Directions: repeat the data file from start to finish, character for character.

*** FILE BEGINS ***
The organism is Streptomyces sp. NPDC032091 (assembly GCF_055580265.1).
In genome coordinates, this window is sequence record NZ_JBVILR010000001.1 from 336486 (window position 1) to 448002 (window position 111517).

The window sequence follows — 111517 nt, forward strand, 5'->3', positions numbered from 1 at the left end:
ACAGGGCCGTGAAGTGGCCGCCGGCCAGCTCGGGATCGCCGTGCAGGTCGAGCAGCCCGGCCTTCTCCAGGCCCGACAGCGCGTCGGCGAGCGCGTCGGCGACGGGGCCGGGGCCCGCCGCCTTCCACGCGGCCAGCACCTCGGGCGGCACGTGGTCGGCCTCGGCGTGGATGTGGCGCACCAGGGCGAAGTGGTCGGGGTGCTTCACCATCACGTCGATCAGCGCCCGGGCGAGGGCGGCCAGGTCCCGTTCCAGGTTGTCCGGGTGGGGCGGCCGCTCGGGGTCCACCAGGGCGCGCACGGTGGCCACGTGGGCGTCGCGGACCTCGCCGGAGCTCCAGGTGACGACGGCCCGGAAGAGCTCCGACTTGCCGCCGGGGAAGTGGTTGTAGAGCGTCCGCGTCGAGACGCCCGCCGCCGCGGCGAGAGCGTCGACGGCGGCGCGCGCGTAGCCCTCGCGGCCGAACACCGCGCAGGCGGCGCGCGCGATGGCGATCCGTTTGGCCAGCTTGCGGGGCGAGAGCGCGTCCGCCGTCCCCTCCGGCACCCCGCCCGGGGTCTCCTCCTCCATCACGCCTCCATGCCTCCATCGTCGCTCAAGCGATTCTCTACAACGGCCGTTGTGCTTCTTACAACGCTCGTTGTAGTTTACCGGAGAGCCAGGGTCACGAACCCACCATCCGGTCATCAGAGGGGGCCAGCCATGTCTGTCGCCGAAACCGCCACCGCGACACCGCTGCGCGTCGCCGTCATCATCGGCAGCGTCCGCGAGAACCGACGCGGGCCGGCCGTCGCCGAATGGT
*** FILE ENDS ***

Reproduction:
The organism is Streptomyces sp. NPDC032091 (assembly GCF_055580265.1).
In genome coordinates, this window is sequence record NZ_JBVILR010000001.1 from 336486 (window position 1) to 448002 (window position 111517).

The window sequence follows — 111517 nt, forward strand, 5'->3', positions numbered from 1 at the left end:
ACAGGGCCGTGAAGTGGCCGCCGGCCAGCTCGGGATCGCCGTGCAGGTCGAGCAGCCCGGCCTTCTCCAGGCCCGACAGCGCGTCGGCGAGCGCGTCGGCGACGGGGCCGGGGCCCGCCGCCTTCCACGCGGCCAGCACCTCGGGCGGCACGTGGTCGGCCTCGGCGTGGATGTGGCGCACCAGGGCGAAGTGGTCGGGGTGCTTCACCATCACGTCGATCAGCGCCCGGGCGAGGGCGGCCAGGTCCCGTTCCAGGTTGTCCGGGTGGGGCGGCCGCTCGGGGTCCACCAGGGCGCGCACGGTGGCCACGTGGGCGTCGCGGACCTCGCCGGAGCTCCAGGTGACGACGGCCCGGAAGAGCTCCGACTTGCCGCCGGGGAAGTGGTTGTAGAGCGTCCGCGTCGAGACGCCCGCCGCCGCGGCGAGAGCGTCGACGGCGGCGCGCGCGTAGCCCTCGCGGCCGAACACCGCGCAGGCGGCGCGCGCGATGGCGATCCGTTTGGCCAGCTTGCGGGGCGAGAGCGCGTCCGCCGTCCCCTCCGGCACCCCGCCCGGGGTCTCCTCCTCCATCACGCCTCCATGCCTCCATCGTCGCTCAAGCGATTCTCTACAACGGCCGTTGTGCTTCTTACAACGCTCGTTGTAGTTTACCGGAGAGCCAGGGTCACGAACCCACCATCCGGTCATCAGAGGGGGCCAGCCATGTCTGTCGCCGAAACCGCCACCGCGACACCGCTGCGCGTCGCCGTCATCATCGGCAGCGTCCGCGAGAACCGACGCGGGCCGGCCGTCGCCGAATGGT